The Correlation of Concentration of Plasma Lactates and Blood Alcohol Concentration in Patients Acutely Intoxicated by Alcohol
Franceski, Tanja, Karlovic, Dalibor, Kovak-Mufic, Ana, Madzarac, Vedran, Torre, Robert, Alcoholism
The aim of this paper was to examine the correlation of concentration of plasma lactates and blood alcohol concentration in patients acutely intoxicated with alcohol. Since alcohol inhibits gluconeogenesis and lactate is its main substrate, an increase of serum lactates with a possible development of acidosis by lactic acid is expected in acutely intoxicated persons.
All the patients detoxicated at the Department of Psychiatry, University Hospital Sestre milosrdnice, in the first five months in 2006 were included in the study. We excluded all the patients with a somatic diagnosis. The diagnosis of acute alcohol intoxication was made according to ICD-10 criteria. We analyzed consciousness as well as plasma concentrations of glucoses, urea, lactates, ethyl alcohol, AST, ALT and GGT There was a statistically significant correlation between the concentration of plasma lactates and blood alcohol concentration in patients acutely intoxicated with alcohol (Spearman's correlation = 0.537 and p = 0.01). In conclusion, the results of this study show that alcohol-intoxicated patients risk the occurrence of lactic acid, so this fact should be taken into account while monitoring actively alcohol-intoxicated patients.
Keywords: plasma lactates; blood alcohol concentration; acute alcohol intoxication
Lactates are the final product of anaerobic glycolysis, especially in muscles, erythrocytes, intestines and brain. The formed lactate converts itself into glucose by gluconeogenesis in liver, and partly in the kidney cells.1 Ethanol inhibits the processes of gluconeogenesis in several points by decreasing the intake of glucose precursor from liver and kidneys. It directs the precursors towards other metabolic paths (it limits the entrance in the gluconeogenesis paths), directly limits gluconeogenesis enzymes, and by use of metabolic products decreases cofactors (NAD) and mitochondrion oxidative processes which help gluconeogenesis.2 Since lactate is one of the main gluconeogenesis substrates, an increase of plasma lactates with a possible occurrence of acidosis induced by lactic acid is expected to occur due to acute alcohol intoxication.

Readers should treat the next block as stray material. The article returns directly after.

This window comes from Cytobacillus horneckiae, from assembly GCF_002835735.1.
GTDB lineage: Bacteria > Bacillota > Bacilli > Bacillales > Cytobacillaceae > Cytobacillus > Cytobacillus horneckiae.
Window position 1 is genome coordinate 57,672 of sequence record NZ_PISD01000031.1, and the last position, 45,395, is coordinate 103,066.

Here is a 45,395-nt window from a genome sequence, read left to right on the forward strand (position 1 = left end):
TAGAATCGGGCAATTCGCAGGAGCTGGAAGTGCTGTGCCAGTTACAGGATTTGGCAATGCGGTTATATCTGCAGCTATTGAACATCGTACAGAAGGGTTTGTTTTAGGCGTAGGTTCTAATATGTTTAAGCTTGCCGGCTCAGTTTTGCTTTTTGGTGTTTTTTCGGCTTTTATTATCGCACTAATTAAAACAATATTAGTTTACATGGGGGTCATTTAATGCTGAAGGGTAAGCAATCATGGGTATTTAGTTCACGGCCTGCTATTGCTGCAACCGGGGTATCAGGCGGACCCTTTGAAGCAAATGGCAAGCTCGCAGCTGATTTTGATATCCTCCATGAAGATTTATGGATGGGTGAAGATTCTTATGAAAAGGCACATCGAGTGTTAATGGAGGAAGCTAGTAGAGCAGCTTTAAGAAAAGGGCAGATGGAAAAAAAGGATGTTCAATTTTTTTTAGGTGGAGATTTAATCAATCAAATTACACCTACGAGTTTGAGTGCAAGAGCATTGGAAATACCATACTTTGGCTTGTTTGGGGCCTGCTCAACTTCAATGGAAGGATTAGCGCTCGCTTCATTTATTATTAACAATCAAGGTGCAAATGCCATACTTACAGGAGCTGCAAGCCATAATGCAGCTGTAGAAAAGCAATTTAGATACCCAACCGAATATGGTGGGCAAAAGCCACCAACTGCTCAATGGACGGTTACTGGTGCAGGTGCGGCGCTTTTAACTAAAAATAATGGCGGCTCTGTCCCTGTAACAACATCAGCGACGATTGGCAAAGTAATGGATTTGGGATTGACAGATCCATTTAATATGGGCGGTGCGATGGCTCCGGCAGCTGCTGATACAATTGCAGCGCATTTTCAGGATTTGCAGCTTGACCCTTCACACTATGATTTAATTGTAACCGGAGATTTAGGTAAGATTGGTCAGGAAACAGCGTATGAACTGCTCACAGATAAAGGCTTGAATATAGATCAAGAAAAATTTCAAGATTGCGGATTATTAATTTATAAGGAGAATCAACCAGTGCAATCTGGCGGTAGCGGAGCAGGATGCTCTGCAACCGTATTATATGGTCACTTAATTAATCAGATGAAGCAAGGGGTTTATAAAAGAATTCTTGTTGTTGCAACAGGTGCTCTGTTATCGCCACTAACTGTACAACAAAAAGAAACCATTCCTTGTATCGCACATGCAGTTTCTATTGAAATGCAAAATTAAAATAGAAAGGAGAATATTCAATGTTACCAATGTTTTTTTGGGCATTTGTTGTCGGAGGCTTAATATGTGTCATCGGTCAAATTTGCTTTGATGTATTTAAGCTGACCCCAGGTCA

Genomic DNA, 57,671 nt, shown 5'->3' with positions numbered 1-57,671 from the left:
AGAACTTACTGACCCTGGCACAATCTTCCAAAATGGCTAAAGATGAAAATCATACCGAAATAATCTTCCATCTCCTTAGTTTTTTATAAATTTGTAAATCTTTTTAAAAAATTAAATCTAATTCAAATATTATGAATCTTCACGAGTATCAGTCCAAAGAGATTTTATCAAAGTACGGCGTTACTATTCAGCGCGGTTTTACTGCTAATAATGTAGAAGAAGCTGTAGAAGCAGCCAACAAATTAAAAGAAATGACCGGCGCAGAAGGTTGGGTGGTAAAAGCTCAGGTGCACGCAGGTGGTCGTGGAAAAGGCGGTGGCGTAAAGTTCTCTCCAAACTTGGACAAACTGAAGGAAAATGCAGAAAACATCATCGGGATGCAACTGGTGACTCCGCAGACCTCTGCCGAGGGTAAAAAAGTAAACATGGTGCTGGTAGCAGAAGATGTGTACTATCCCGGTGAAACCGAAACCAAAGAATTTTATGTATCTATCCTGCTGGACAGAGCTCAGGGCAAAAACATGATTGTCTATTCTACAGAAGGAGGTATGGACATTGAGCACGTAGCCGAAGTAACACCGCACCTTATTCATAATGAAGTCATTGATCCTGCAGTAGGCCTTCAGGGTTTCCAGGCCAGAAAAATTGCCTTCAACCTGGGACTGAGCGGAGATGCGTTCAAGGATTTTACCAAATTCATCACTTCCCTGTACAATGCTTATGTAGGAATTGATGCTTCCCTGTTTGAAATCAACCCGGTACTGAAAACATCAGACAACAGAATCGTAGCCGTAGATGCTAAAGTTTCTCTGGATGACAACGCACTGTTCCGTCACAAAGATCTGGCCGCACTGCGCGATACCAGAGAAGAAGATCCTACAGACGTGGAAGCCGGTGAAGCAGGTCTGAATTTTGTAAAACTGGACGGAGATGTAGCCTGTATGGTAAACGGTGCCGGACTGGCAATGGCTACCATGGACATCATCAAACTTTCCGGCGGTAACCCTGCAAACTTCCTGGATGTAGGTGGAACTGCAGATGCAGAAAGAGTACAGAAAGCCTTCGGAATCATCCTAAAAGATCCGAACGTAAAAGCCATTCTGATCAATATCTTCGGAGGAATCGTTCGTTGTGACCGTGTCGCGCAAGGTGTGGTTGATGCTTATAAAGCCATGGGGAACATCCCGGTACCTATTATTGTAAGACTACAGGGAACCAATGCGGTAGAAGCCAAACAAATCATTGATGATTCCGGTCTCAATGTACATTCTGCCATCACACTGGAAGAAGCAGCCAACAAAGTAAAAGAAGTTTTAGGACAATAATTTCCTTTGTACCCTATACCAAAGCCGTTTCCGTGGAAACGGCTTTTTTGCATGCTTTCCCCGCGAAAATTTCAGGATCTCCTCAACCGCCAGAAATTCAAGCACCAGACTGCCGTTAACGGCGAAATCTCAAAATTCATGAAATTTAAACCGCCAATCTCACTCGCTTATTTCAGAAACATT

Alcohol intoxication occurs by a single intake of an alcoholic beverage, and in proportion to the quantity of the alcohol intake it leads to the consciousness level disorder, cognition disorder, perception disorder, mood disorder and other forms of behavior disorders. While a mild intoxication can cause the patient to become relaxed, talkative, and euphoric, a severe intoxication often leads to severe disorders, such as aggression, labile mood, erroneous judgment and social and working inability.3-5
The intoxicated persons show at least one of the following symptoms: irregular and incomprehensible speaking, coordination disturbances, nystagmus, memory disorder, somnolence, sopor, and coma.
Complications in acute drunkenness are head injuries (subdural, epidural and intracranial hematoma), fractures of other bone systems, inhaling the thrown up content, traffic accidents, crimogene behavior, homicides and suicides. Complications, especially changes of consciousness to which the development of lacteal acidosis can contribute, are a special problem.67
The aim of this paper was to examine the correlation of concentration of plasma lactates and blood alcohol concentration in patients acutely intoxicated with alcohol.
SUBJECTS AND METHODS
The study was structured as prospective-observational and it included all the patients acutely intoxicated with alcohol detoxicated at the Department of Psychiatry, University Hospital Sestre milosrdnice, in the first five months of 2006 (N = 73). All the patients with a somatic diagnosis (N = 50) were excluded from the study. The final sample consisted of 23 patients. There were 18 male and 5 female patients. The subjects' mean age was (mean ± SD; 45.9 ± 9.82) years (from a minimum of 32 to a maximum of 65 years of age). …